Gary Hall Jr SteroidsThere’s no doubt that Gary Hall Jr’s presence in the sport of swimming will be missed.

Hall had caused ripples, in and out of the pool, with his outspokenness against his fellow swimmers and US swimming officials. You can say that he’s gone against the tide many times over in his career, and now he thinks he’s had enough of the chlorinated environment and is retiring from the scene at the age of 34.

Hall never minces his words on anything, especially if the subjects are his adopted crusades, i.e., anti-doping in swimming and diabetes awareness, and the 10-time Olympic medalist is equally candid when he talked with Associated Press about what prompted his retirement.

Hall failed to make it to the 2008 Olympics when he finished fourth at the 50-meter freestyle finals at the Olympic trials that took place in Omaha on July – only the two top finishers were qualified to fly to Beijing to represent the US.

Hall thinks that to wait out the next Olympics would entail sacrificing his family.

“I’m just not ready to commit myself to another four years,” Hall said in a telephone interview. “It was difficult to be away from my wife and kids this past year to commit myself to training. It’s different when you have kids. To be honest, I was getting more enjoyment out of my kids than I was out of swimming.”

As for his performance at the Olympic trials, Hall openly acknowledged he had a hard time at his last Olympic trials.

“I could probably drag some sponsors along by telling them I was going for another four years,” he said. “But look, it’s not getting any easier. This past round was tough. I took a beating.

“I’m really not disappointed as all with the result. I swam the second-fastest time of my career (21.91 seconds). I hadn’t swam that fast since 2000, which is a long time ago. My time at the trials was good enough to win at any previous Olympic Games. I’m certainly not disappointed. It’s something to be proud of.”

Aside from his family, Hall would like to dedicate his time to his foundation whose advocacy is to promote awareness and provide funding on diabetes.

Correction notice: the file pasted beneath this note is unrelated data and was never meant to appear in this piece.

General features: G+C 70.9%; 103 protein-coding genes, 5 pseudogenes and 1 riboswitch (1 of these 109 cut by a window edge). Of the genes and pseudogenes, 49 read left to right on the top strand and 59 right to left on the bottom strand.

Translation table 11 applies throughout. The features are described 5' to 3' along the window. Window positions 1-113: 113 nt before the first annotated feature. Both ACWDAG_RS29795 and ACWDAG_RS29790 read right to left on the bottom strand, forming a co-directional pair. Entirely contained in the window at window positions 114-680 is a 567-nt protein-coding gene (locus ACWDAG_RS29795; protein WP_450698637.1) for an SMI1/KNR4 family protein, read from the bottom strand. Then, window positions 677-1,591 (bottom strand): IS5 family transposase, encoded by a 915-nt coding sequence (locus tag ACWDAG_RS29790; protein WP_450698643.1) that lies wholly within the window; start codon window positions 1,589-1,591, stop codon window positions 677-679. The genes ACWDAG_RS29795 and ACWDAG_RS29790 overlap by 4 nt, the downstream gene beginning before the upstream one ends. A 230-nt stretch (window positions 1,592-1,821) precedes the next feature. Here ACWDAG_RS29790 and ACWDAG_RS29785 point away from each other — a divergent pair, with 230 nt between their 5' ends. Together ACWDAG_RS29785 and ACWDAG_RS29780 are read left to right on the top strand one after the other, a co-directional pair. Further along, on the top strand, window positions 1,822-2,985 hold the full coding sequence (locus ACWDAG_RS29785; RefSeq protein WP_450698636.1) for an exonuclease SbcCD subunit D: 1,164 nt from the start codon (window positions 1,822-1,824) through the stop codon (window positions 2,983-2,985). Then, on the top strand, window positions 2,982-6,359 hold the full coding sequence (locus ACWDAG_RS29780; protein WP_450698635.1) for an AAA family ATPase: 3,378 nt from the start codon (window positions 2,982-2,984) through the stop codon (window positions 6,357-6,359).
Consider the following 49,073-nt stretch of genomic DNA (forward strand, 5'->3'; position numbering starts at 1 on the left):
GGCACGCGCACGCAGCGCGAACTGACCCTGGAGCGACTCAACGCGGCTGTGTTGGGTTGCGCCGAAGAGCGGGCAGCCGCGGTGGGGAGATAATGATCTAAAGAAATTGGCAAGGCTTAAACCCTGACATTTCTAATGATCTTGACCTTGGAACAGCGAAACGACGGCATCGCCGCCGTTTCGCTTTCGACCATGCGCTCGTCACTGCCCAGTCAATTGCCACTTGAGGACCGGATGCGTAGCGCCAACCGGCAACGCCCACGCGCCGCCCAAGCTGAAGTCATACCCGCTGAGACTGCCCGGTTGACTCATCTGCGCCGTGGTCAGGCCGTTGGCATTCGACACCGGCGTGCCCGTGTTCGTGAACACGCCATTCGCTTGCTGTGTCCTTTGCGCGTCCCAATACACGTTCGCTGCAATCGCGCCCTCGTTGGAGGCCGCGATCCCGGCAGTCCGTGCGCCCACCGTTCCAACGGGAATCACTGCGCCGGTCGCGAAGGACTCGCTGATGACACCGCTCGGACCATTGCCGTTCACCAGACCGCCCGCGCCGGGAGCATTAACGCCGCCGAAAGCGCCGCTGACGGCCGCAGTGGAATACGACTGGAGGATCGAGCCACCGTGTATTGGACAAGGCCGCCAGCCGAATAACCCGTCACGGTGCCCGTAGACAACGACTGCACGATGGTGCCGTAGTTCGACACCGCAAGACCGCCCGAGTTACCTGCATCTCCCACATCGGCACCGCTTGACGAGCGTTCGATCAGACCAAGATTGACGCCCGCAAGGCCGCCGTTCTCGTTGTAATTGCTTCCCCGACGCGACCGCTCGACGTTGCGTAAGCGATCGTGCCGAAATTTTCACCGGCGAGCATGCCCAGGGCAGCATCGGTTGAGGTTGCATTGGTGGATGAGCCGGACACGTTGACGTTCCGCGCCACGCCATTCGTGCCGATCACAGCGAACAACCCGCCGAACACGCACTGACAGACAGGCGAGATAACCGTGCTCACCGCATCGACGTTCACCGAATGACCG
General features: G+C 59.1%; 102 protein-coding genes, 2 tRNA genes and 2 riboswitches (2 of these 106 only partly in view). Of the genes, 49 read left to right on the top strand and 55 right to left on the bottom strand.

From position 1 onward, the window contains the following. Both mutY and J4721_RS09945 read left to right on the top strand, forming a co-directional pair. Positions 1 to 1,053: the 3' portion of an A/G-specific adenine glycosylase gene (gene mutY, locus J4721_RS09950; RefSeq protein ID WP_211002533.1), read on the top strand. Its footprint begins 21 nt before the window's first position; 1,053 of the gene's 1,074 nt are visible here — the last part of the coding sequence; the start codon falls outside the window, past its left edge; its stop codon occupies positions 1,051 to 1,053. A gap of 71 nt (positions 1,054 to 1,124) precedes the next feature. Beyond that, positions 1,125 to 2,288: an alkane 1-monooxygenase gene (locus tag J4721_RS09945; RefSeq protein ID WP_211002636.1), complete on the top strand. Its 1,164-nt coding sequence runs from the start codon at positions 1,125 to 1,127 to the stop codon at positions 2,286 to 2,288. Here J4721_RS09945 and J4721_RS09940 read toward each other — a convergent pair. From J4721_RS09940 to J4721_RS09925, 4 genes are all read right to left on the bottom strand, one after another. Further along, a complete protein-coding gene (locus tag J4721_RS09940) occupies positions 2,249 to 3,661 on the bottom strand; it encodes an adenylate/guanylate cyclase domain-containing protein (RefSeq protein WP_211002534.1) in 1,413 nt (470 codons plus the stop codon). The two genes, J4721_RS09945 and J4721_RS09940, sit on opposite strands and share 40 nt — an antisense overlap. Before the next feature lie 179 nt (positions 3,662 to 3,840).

“I think my assets are better appreciated and more needed in diabetes than they are in the pool,” he said.

He announced his retirement on Friday, in time with the World Diabetes Day. It was in 1999 that Hall was diagnosed with type I diabetes.

He’s also presently testing the waters of the entrepreneurial world, creating a company that would cater to the needs of both his causes. His company develops vitamin supplements, particularly designed for individuals with diabetes as well clean and elite-level athletes so they can be at par with those who use steroids and other performance boosters.

“I’m trying to offer resources to athletes where they can go to have supplements discussed and available … with no concern about cross-contamination or anything like that,” he said. “When you look at my sport, and all sports really, you come to the realization that doping does exist.”

During his meeting with the press at the Olympic trials last July, Hall voiced out that it was not the revolutionary swimsuit which helped swimmers smashed records but the  overflowing supply of steroids.

“Clearly we know now it wasn’t the suit that was causing all these world records to be broken, it was copious amounts of steroids,” Hall told reporters. “Can the suit technology distract from another issue? I think it’s pretty convenient for those that are indulging the other issue.”

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